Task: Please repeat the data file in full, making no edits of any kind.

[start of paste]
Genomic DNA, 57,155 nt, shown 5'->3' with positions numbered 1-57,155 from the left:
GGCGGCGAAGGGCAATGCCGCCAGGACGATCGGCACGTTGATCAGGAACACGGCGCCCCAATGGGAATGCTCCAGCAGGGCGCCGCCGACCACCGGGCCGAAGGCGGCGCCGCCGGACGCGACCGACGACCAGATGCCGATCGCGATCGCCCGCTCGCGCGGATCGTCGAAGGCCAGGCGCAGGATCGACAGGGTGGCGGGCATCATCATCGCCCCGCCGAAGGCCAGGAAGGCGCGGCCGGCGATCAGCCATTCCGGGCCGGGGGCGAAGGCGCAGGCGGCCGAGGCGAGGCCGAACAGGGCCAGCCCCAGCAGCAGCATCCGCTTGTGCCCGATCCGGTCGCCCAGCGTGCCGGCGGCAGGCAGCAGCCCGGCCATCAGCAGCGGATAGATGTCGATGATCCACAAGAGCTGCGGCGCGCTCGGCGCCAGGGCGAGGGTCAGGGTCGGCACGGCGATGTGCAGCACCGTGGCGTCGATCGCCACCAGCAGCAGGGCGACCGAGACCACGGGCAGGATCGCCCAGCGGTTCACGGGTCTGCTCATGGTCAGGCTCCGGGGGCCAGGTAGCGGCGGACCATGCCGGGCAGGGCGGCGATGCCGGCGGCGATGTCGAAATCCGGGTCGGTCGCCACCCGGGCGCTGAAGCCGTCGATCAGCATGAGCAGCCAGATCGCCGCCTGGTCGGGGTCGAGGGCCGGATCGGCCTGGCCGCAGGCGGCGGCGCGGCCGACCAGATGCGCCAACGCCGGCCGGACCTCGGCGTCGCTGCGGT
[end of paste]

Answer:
Genomic DNA, 57,155 nt, shown 5'->3' with positions numbered 1-57,155 from the left:
GGCGGCGAAGGGCAATGCCGCCAGGACGATCGGCACGTTGATCAGGAACACGGCGCCCCAATGGGAATGCTCCAGCAGGGCGCCGCCGACCACCGGGCCGAAGGCGGCGCCGCCGGACGCGACCGACGACCAGATGCCGATCGCGATCGCCCGCTCGCGCGGATCGTCGAAGGCCAGGCGCAGGATCGACAGGGTGGCGGGCATCATCATCGCCCCGCCGAAGGCCAGGAAGGCGCGGCCGGCGATCAGCCATTCCGGGCCGGGGGCGAAGGCGCAGGCGGCCGAGGCGAGGCCGAACAGGGCCAGCCCCAGCAGCAGCATCCGCTTGTGCCCGATCCGGTCGCCCAGCGTGCCGGCGGCAGGCAGCAGCCCGGCCATCAGCAGCGGATAGATGTCGATGATCCACAAGAGCTGCGGCGCGCTCGGCGCCAGGGCGAGGGTCAGGGTCGGCACGGCGATGTGCAGCACCGTGGCGTCGATCGCCACCAGCAGCAGGGCGACCGAGACCACGGGCAGGATCGCCCAGCGGTTCACGGGTCTGCTCATGGTCAGGCTCCGGGGGCCAGGTAGCGGCGGACCATGCCGGGCAGGGCGGCGATGCCGGCGGCGATGTCGAAATCCGGGTCGGTCGCCACCCGGGCGCTGAAGCCGTCGATCAGCATGAGCAGCCAGATCGCCGCCTGGTCGGGGTCGAGGGCCGGATCGGCCTGGCCGCAGGCGGCGGCGCGGCCGACCAGATGCGCCAACGCCGGCCGGACCTCGGCGTCGCTGCGGT